The high pressure air in the annular chamber 64a operates upon the upwardly facing reciprocator ledge 230 to return the reciprocator assembly downwardly toward its ready-to-fire position as indicated in FIG. 15. The high pressure air entering the poppet valve control chamber 66a also drives the poppet valve 57a downwardly into sealing engagement with the upper end 222 of the internal cylinder 52a. This, in turn, vents the high pressure air within the cylinder through the poppet valve opening 338, the relief chamber 208, and the upper outlet ports 190a in the housing. The pressurized air in the compression chamber 40a then flows through the lower cylinder ports 99a and exerts an upward force on the underside of the piston 74a to move it upwardly toward its ready-to-fire position (as indicated in FIG. 18) against the underside of the poppet valve.
The foregoing detailed description is to be clearly understood as given by way of illustration and example only, the spirit and scope of this invention being limited solely by the appended claims.
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|Clasificación de EE.UU.||227/8, 227/66, 227/118, 227/130, 227/136, 29/432.1, 227/95, 173/210, 206/347, 227/93|
|Clasificación cooperativa||B25C1/044, Y10T29/49835|
|10 Dic 1984||AS||Assignment|
Owner name: KIESEL CO., THE 1717 PARK AVE., ST. LOUIS, MO 6310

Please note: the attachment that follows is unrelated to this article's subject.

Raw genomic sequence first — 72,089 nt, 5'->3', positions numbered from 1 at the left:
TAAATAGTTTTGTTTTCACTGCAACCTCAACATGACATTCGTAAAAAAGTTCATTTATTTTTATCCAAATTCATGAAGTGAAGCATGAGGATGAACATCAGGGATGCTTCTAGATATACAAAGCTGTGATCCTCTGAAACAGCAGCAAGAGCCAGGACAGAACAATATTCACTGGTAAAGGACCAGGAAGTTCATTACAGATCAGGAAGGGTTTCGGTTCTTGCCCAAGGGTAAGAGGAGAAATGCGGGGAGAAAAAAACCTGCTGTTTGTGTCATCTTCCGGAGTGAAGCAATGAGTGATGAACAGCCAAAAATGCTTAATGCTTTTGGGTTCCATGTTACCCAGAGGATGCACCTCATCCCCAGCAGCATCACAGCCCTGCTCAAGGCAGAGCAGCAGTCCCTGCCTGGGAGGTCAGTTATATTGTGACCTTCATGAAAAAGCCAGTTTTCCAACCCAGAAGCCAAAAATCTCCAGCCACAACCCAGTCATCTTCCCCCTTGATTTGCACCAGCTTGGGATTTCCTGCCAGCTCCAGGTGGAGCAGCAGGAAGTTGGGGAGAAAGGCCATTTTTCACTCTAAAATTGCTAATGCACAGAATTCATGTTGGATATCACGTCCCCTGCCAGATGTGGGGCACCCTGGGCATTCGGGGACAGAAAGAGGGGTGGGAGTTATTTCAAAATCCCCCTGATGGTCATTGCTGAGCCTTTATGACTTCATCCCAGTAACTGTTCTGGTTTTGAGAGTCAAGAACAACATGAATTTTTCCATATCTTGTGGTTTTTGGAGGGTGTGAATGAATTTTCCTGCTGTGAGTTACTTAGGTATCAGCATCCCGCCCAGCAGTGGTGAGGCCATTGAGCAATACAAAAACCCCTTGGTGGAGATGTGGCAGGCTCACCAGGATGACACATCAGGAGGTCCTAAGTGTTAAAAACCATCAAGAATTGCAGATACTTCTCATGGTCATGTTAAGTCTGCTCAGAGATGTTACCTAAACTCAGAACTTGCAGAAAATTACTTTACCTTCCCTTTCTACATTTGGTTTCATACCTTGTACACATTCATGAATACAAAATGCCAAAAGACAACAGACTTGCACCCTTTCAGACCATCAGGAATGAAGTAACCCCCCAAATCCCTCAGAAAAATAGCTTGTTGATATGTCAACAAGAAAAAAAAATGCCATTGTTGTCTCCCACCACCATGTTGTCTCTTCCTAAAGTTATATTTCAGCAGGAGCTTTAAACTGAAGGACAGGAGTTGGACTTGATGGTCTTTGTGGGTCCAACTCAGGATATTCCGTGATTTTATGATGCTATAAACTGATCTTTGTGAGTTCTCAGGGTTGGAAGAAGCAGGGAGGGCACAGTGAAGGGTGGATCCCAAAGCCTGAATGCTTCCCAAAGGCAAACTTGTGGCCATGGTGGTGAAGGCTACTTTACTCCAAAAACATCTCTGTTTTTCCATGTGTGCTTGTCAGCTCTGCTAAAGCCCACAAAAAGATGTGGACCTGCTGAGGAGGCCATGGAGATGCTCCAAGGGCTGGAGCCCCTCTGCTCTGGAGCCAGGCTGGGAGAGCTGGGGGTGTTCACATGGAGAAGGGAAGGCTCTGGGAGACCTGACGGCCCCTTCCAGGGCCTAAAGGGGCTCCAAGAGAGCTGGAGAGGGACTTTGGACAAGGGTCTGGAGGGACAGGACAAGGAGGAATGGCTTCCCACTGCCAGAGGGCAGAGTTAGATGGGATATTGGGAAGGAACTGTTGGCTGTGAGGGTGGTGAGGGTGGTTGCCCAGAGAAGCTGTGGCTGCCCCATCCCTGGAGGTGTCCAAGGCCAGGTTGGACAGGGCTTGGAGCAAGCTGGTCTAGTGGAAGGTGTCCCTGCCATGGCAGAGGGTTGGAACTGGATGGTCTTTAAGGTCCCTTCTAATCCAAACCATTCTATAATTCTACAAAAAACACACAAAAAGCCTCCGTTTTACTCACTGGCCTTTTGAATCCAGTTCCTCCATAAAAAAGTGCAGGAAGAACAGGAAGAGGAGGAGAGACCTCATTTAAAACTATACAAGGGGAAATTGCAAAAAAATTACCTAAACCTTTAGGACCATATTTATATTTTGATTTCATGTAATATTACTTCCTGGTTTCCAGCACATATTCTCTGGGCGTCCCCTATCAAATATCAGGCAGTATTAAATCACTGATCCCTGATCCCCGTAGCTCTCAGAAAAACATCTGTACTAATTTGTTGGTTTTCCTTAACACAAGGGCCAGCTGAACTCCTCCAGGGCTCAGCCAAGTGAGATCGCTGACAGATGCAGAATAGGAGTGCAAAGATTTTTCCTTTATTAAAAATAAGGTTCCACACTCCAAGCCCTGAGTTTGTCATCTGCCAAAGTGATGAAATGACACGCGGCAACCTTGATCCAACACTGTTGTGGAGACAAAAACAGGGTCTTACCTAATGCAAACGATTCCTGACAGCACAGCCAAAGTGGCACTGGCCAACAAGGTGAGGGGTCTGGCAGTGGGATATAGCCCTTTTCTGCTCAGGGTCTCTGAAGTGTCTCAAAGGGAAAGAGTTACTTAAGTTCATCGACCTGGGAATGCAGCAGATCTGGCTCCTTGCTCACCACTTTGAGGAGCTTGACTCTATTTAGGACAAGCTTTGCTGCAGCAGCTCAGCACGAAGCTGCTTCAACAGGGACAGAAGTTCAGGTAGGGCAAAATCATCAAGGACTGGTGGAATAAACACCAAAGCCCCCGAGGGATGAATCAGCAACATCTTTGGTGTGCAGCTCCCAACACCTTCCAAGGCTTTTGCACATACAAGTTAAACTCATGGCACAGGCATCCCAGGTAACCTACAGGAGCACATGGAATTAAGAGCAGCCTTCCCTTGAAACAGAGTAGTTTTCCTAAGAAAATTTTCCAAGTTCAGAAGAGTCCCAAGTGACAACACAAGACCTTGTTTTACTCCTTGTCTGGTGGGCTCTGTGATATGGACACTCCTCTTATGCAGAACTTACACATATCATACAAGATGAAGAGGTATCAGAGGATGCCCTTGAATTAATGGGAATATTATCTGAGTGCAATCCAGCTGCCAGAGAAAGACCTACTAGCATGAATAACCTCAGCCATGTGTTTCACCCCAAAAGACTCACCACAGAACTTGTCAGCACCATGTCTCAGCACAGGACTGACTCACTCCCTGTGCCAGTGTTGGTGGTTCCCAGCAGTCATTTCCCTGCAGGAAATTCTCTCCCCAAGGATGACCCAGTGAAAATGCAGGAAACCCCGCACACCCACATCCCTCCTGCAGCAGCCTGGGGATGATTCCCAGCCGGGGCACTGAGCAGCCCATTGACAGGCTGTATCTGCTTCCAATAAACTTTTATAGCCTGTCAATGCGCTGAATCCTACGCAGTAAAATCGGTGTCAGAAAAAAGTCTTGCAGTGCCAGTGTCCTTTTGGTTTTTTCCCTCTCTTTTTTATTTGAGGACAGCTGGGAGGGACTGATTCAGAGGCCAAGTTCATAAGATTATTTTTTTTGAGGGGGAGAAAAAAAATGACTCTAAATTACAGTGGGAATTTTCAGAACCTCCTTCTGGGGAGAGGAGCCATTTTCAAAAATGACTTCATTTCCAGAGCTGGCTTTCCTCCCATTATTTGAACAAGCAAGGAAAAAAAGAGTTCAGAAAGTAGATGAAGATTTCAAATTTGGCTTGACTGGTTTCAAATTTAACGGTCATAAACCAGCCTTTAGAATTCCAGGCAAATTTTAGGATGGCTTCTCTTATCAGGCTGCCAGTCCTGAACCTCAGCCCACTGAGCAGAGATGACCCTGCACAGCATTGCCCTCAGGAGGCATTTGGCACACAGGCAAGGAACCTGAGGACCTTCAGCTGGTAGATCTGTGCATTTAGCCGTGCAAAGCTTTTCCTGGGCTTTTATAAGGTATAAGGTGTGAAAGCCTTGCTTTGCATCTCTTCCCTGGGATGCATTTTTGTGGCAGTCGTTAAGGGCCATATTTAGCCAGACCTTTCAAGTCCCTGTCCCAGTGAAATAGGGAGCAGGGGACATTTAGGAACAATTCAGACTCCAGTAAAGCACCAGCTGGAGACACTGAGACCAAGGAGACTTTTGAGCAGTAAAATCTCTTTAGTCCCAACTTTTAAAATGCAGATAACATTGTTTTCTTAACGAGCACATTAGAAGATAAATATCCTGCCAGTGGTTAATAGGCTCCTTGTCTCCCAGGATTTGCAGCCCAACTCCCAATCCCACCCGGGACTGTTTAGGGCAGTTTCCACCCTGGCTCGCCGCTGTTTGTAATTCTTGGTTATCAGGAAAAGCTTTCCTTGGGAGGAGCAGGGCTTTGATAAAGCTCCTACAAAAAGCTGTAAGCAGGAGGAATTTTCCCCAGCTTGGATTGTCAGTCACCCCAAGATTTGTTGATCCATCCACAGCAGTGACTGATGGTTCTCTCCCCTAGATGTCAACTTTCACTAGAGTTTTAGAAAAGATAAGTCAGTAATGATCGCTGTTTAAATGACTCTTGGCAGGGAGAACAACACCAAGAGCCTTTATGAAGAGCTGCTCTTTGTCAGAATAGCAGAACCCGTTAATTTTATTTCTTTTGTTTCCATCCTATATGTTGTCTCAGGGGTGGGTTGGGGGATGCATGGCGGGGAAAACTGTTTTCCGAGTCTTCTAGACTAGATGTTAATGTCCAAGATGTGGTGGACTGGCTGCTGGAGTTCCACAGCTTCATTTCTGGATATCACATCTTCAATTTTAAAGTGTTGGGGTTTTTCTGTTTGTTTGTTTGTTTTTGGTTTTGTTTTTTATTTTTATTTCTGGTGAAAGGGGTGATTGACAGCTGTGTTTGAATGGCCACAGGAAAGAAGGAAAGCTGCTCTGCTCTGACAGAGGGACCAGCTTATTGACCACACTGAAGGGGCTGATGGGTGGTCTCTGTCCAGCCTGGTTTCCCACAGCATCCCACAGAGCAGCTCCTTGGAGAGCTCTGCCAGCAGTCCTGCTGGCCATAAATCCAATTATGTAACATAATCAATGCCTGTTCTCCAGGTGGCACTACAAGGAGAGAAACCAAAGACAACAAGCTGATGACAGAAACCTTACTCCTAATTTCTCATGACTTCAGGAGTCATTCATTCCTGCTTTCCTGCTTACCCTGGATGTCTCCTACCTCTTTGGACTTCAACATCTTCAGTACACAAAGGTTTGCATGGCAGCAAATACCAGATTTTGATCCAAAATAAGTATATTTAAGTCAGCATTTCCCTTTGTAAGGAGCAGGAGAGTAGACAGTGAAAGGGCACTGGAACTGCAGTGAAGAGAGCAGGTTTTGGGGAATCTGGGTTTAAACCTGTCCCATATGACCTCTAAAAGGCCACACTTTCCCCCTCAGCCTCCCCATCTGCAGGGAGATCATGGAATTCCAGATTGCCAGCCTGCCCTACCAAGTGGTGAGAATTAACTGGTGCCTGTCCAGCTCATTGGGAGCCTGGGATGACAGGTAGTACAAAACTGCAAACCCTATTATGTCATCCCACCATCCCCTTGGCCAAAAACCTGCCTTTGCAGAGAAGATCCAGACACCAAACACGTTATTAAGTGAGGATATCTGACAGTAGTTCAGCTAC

Free format text: ASSIGNMENT OF ASSIGNORS INTEREST.;ASSIGNOR:BERRYFAST, INC.;REEL/FRAME:004340/0207
Effective date: 19841204
Owner name: KIESEL CO., THE,MISSOURI
Free format text: ASSIGNMENT OF ASSIGNORS INTEREST;ASSIGNOR:BERRYFAST, INC.;REEL/FRAME:004340/0207
Effective date: 19841204
|29 Sep 1986||AS||Assignment|
Owner name: KLEINHOLZ, EDWARD O., 1518 EAST CROSS STREET, TULA
Free format text: ASSIGNMENT OF ASSIGNORS INTEREST.;ASSIGNOR:KIESEL CO., INC., THE, A CORP OF MO;REEL/FRAME:004609/0825
Effective date: 19860922
Owner name: KLEINHOLZ, EDWARD O., 1518 EAST CROSS STREET, TULA
Free format text: ASSIGNMENT OF ASSIGNORS INTEREST;ASSIGNOR:KIESEL CO., INC., THE, A CORP OF MO;REEL/FRAME:004609/0825
Effective date: 19860922
|28 Jul 1989||FPAY||Fee payment|
Year of fee payment: 4
|24 Jun 1991||AS||Assignment|
Owner name: RECOIL-LESS PNEUMATIC TOOL, INC., CALIFORNIA
Free format text: ASSIGNMENT OF ASSIGNORS INTEREST.;ASSIGNOR:KLEINHOLZ, EDWARD O.;REEL/FRAME:005755/0649
Effective date: 19910530
|21 Jul 1993||FPAY||Fee payment|
Year of fee payment: 8
|2 Sep 1997||REMI||Maintenance fee reminder mailed|
|25 Ene 1998||LAPS||Lapse for failure to pay maintenance fees|
|7 Abr 1998||FP||Expired due to failure to pay maintenance fee|
Effective date: 19980128